Some of the buildings in the garden are open and everybody can have a little look at what traditional Chinese interior decoration is like.
The interiors are rich in ornaments, with beautiful traditional Chinese style windows that overlook the beautiful garden.
Even the garden walls are quite a sight. They draw the visitor’s attention with dragons perched right on top whose undulating tails run all along the wall.
Walkways walkways walkways… cutting across pools filled with goldfish. Everything’s very well arranged and picturesque. We could just as well be back in the sixteenth century. Nothing around reveals that it’s indeed the twenty first.
This here is only one of many fantastic examples of the traditional Chinese style up-turned curved roof. Curved not only to provide a better protection against rain but supposedly also against evil spirits. Plus there’s the lovely aesthetic factor.
When leaving the Yù Yuán you will come across the moss-covered shíshī (石獅), or the Imperial Guardian Lion. They usually go in pairs, one male and one female. In the photo above you can see the male shíshī with his right paw fixed upon the world. The Chinese Guardian Lions started their career in the Chinese culture about 2,000 years ago when they began to be used as both decorative and protective features at entrances to tombs, palaces, temples, or homes of wealthy officials. Despite this glorious origin, nowadays they also adorn the fronts of shops, restaurants and even supermarkets, and are a common sight in any Chinatown you visit.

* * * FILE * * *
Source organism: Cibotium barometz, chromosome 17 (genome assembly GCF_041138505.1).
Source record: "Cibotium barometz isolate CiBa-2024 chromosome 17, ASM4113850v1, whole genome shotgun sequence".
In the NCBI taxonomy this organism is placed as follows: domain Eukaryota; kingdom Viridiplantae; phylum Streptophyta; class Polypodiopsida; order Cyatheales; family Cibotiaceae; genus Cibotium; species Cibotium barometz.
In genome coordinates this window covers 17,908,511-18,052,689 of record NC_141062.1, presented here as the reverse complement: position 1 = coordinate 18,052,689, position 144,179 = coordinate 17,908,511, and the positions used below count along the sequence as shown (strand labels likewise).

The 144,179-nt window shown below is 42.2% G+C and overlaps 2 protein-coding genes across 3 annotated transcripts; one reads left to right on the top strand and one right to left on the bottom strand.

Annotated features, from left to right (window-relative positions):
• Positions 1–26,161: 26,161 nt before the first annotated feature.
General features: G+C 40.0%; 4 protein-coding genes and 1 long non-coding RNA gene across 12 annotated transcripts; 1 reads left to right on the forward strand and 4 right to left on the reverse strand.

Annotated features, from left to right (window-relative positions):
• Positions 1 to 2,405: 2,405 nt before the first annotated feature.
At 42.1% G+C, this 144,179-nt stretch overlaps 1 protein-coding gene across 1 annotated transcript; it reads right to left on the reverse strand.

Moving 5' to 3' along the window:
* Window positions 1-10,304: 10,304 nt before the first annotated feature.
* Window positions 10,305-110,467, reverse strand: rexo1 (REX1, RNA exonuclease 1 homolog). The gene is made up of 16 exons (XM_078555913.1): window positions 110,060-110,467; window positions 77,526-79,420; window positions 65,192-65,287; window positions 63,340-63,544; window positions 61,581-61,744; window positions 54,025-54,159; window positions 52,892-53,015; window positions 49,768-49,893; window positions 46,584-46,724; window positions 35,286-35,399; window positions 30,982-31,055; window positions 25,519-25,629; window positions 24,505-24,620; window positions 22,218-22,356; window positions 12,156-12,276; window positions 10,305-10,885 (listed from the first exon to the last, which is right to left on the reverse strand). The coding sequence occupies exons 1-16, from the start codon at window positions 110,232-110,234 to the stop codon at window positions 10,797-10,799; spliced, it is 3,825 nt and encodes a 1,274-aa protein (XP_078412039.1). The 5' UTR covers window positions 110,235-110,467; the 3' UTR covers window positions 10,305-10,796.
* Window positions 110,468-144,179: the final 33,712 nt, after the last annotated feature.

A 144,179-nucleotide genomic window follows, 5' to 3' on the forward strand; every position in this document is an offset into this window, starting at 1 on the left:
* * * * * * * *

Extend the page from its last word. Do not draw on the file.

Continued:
Once out I found myself again in Chénghuáng Miào, the busy commercial district of the Old City of Shanghai. As it was the time for me to leave the Old City, I quickly went around some of the shops in the area in search of some cheap souvenirs. The choice is huge! From fridge magnets to caps, helmets and t-shirts.
Some might be interested in small scale replicas of the famous terracotta warriors of Xi’an or…
… in some traditional Chinese masks carved out of wood.
A thing to remember! This is China, and it’s a very touristy area. So haggle haggle haggle! True, when you convert the renminbi price into pounds, dollars, euros, or whatever currency you use back home, the prices are not that high. But if you’re backpacking across the continent on a budget, every little penny counts sometimes. So, if you’re able to bring the price down by 50%, why not try doing so and saving some cash for a bigger lunch later?